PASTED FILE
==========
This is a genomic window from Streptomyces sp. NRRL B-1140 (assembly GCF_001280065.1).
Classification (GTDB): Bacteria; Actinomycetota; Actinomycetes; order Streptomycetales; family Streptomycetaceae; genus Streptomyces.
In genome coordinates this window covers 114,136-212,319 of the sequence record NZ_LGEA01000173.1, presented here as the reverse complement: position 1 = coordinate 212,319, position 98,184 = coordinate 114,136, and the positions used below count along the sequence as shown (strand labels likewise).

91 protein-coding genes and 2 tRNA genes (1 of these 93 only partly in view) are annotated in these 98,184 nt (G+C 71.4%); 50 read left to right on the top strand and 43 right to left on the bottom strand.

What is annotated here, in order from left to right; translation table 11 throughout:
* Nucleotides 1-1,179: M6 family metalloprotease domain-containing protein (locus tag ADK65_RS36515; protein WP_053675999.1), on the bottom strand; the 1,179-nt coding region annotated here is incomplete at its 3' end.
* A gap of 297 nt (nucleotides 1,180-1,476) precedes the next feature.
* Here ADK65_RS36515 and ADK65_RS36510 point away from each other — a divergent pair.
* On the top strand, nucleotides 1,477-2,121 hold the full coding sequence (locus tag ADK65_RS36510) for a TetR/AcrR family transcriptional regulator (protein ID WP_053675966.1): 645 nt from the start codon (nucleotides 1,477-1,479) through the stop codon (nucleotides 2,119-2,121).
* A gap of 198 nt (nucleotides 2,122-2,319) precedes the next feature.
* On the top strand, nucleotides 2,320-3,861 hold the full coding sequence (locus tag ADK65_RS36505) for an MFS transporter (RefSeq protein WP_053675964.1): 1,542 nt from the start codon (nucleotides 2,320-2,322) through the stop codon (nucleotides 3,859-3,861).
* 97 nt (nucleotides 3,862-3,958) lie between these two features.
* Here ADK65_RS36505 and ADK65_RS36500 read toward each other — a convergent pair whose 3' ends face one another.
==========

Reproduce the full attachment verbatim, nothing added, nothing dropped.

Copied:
This is a genomic window from Streptomyces sp. NRRL B-1140 (assembly GCF_001280065.1).
Classification (GTDB): Bacteria; Actinomycetota; Actinomycetes; order Streptomycetales; family Streptomycetaceae; genus Streptomyces.
In genome coordinates this window covers 114,136-212,319 of the sequence record NZ_LGEA01000173.1, presented here as the reverse complement: position 1 = coordinate 212,319, position 98,184 = coordinate 114,136, and the positions used below count along the sequence as shown (strand labels likewise).

91 protein-coding genes and 2 tRNA genes (1 of these 93 only partly in view) are annotated in these 98,184 nt (G+C 71.4%); 50 read left to right on the top strand and 43 right to left on the bottom strand.

What is annotated here, in order from left to right; translation table 11 throughout:
* Nucleotides 1-1,179: M6 family metalloprotease domain-containing protein (locus tag ADK65_RS36515; protein WP_053675999.1), on the bottom strand; the 1,179-nt coding region annotated here is incomplete at its 3' end.
* A gap of 297 nt (nucleotides 1,180-1,476) precedes the next feature.
* Here ADK65_RS36515 and ADK65_RS36510 point away from each other — a divergent pair.
* On the top strand, nucleotides 1,477-2,121 hold the full coding sequence (locus tag ADK65_RS36510) for a TetR/AcrR family transcriptional regulator (protein ID WP_053675966.1): 645 nt from the start codon (nucleotides 1,477-1,479) through the stop codon (nucleotides 2,119-2,121).
* A gap of 198 nt (nucleotides 2,122-2,319) precedes the next feature.
* On the top strand, nucleotides 2,320-3,861 hold the full coding sequence (locus tag ADK65_RS36505) for an MFS transporter (RefSeq protein WP_053675964.1): 1,542 nt from the start codon (nucleotides 2,320-2,322) through the stop codon (nucleotides 3,859-3,861).
* 97 nt (nucleotides 3,862-3,958) lie between these two features.
* Here ADK65_RS36505 and ADK65_RS36500 read toward each other — a convergent pair whose 3' ends face one another.